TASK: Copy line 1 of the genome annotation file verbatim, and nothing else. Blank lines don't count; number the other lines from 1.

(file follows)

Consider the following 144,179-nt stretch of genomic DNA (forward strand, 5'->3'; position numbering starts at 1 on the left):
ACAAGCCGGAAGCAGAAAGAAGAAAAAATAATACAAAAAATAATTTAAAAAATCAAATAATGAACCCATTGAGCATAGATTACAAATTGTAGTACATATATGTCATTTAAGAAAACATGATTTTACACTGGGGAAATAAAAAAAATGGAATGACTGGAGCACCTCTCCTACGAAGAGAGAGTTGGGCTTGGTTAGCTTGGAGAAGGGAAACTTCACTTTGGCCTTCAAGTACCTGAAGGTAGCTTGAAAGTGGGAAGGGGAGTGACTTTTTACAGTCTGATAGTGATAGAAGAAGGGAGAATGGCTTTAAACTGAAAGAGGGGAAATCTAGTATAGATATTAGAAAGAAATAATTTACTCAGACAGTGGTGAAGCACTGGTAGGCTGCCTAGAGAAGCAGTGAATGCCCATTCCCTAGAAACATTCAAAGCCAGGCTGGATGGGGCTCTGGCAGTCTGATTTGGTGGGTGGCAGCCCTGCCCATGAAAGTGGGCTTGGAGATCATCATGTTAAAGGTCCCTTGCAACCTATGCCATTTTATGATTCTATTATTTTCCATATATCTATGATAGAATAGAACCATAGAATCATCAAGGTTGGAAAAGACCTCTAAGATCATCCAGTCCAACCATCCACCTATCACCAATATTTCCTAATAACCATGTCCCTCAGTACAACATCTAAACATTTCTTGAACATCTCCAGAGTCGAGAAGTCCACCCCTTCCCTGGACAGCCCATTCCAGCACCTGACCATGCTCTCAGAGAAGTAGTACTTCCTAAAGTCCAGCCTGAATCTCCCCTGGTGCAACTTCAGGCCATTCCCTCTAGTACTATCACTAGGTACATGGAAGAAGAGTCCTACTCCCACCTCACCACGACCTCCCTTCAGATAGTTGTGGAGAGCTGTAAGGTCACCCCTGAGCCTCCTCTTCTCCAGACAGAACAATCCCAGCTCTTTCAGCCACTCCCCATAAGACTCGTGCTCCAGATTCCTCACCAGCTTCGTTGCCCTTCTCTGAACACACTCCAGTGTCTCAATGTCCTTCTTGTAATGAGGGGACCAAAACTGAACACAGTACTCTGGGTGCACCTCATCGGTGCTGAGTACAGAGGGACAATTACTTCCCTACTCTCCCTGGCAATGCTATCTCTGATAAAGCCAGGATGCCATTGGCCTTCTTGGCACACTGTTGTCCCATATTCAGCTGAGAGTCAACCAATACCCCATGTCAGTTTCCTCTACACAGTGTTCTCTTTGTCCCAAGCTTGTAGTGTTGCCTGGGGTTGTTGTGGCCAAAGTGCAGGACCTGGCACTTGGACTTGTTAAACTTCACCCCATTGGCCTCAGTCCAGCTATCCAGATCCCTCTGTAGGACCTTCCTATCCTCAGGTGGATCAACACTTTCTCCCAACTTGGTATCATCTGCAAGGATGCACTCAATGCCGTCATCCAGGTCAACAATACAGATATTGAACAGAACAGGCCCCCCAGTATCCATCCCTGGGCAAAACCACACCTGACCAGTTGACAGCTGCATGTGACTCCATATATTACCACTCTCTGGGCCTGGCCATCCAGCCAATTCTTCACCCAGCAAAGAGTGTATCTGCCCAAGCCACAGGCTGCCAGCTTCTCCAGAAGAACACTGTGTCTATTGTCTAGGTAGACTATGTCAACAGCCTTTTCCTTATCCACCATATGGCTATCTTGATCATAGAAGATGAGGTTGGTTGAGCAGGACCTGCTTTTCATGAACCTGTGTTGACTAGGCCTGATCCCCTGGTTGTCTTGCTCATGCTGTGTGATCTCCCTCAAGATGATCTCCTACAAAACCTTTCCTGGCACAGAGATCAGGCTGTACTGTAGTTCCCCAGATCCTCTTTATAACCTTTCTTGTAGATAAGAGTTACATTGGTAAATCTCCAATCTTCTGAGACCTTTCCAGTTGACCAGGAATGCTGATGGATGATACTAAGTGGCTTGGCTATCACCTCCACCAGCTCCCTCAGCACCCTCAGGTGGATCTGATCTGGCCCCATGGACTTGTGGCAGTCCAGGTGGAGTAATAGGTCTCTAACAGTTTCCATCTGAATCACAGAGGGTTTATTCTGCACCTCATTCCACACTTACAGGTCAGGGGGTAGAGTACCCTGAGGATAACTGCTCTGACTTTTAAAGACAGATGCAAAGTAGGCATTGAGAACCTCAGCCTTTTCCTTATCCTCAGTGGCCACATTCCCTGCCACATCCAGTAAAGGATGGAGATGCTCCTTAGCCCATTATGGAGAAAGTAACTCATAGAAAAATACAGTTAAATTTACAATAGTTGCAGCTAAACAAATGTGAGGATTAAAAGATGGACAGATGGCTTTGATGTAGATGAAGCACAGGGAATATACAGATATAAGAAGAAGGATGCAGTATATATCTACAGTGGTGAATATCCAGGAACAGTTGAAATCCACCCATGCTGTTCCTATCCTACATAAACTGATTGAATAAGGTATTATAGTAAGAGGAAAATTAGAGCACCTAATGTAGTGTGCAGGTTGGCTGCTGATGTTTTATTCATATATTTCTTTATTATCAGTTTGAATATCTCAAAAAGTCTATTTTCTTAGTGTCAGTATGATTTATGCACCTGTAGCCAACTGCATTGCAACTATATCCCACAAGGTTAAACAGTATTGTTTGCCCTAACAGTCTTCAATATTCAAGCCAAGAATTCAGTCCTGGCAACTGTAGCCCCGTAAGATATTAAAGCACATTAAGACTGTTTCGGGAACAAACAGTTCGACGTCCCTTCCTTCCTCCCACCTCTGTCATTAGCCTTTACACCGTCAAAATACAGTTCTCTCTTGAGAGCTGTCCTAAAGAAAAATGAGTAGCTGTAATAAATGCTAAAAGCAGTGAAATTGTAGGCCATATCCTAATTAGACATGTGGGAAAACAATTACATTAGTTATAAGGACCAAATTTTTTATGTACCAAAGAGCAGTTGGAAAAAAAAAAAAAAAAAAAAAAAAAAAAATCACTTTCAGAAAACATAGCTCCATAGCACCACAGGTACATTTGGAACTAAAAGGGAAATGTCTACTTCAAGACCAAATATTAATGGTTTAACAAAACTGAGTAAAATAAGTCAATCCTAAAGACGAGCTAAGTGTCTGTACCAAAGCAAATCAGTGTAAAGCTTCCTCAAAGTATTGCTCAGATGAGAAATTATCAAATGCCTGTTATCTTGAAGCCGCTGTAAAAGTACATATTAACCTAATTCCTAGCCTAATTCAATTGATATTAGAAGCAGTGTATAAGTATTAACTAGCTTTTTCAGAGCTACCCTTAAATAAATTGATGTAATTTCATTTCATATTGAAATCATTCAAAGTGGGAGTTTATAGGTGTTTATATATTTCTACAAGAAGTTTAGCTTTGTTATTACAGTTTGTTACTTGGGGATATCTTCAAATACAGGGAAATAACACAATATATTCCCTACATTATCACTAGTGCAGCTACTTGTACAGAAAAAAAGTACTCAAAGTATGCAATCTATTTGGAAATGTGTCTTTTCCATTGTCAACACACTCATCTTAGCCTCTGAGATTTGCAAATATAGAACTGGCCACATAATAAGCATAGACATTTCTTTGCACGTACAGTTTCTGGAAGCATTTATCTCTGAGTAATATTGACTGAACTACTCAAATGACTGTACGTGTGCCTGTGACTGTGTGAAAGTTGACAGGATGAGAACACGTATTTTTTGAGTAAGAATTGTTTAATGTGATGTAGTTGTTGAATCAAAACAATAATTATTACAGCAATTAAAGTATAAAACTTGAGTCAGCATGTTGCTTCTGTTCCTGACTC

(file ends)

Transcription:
Consider the following 144,179-nt stretch of genomic DNA (forward strand, 5'->3'; position numbering starts at 1 on the left):